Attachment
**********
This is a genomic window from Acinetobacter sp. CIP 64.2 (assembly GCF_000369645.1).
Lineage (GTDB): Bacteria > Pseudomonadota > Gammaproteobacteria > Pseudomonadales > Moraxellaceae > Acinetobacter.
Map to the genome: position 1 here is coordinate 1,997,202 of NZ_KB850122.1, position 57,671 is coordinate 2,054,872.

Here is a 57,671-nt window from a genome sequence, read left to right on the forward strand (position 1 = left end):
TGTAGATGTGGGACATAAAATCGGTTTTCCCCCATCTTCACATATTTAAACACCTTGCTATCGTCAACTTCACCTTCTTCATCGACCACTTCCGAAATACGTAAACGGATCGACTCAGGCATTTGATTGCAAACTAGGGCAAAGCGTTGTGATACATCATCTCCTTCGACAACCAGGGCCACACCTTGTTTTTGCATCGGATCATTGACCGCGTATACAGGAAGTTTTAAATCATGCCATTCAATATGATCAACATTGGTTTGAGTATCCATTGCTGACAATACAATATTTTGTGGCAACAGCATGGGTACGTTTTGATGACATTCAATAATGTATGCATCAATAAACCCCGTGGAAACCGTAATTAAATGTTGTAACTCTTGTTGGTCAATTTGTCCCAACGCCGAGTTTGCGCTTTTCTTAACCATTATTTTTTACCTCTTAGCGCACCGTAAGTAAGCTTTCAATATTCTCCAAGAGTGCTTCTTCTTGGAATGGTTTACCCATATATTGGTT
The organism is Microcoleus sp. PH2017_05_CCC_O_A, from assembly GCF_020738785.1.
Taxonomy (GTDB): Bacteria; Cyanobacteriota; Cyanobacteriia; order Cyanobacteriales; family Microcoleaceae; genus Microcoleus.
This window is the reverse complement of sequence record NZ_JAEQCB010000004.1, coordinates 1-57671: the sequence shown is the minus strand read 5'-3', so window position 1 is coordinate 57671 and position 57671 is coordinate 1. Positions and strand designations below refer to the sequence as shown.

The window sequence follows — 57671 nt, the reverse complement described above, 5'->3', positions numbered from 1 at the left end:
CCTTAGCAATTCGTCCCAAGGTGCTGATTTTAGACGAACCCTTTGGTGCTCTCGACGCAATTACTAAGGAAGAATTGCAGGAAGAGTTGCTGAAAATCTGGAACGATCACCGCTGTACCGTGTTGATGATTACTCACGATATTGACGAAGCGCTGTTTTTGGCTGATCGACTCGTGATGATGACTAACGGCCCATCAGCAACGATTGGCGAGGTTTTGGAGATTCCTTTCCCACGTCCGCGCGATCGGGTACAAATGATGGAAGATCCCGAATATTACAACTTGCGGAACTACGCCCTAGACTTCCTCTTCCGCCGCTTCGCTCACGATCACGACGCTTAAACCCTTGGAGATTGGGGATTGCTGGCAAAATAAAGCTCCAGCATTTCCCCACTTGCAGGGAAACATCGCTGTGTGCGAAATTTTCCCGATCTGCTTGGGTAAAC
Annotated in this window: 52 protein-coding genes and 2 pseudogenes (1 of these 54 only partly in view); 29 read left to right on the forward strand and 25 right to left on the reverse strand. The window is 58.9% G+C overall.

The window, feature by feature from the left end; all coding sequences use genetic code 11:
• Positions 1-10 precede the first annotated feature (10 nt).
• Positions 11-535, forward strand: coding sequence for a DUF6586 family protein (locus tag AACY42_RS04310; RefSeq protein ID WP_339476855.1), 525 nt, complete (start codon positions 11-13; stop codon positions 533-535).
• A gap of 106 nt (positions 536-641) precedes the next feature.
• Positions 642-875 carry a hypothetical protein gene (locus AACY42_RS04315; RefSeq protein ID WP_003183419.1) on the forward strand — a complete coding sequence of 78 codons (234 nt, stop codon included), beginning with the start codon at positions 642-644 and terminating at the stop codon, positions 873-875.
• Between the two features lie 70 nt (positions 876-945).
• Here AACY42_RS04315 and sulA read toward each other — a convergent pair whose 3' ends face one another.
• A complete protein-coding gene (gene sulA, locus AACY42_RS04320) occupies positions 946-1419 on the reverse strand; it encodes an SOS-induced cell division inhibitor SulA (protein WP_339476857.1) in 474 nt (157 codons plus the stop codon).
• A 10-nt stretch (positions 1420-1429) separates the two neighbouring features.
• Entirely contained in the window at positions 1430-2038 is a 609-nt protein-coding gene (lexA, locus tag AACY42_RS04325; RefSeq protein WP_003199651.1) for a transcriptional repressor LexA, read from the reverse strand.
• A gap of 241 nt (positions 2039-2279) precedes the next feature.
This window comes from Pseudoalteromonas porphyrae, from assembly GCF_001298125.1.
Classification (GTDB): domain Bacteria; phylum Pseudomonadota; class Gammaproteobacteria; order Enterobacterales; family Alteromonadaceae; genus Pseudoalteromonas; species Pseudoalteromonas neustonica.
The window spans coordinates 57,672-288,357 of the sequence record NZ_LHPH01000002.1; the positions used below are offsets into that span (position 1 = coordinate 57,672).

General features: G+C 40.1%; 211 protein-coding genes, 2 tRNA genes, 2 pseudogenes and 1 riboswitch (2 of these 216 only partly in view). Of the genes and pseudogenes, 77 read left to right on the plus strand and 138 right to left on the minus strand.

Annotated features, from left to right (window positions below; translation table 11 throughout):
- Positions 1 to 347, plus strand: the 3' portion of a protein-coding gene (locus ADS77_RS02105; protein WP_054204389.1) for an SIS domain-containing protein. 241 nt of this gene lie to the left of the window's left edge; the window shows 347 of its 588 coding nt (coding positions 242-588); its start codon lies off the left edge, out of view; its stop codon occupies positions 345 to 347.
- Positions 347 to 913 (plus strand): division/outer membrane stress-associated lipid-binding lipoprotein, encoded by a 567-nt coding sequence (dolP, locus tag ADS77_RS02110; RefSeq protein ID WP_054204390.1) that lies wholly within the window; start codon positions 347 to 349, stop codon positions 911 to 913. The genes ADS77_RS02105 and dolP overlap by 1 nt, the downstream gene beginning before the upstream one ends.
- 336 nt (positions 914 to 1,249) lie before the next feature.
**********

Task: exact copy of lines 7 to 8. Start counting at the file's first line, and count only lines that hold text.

Taxonomy (GTDB): Bacteria; Cyanobacteriota; Cyanobacteriia; order Cyanobacteriales; family Microcoleaceae; genus Microcoleus.
This window is the reverse complement of sequence record NZ_JAEQCB010000004.1, coordinates 1-57671: the sequence shown is the minus strand read 5'-3', so window position 1 is coordinate 57671 and position 57671 is coordinate 1. Positions and strand designations below refer to the sequence as shown.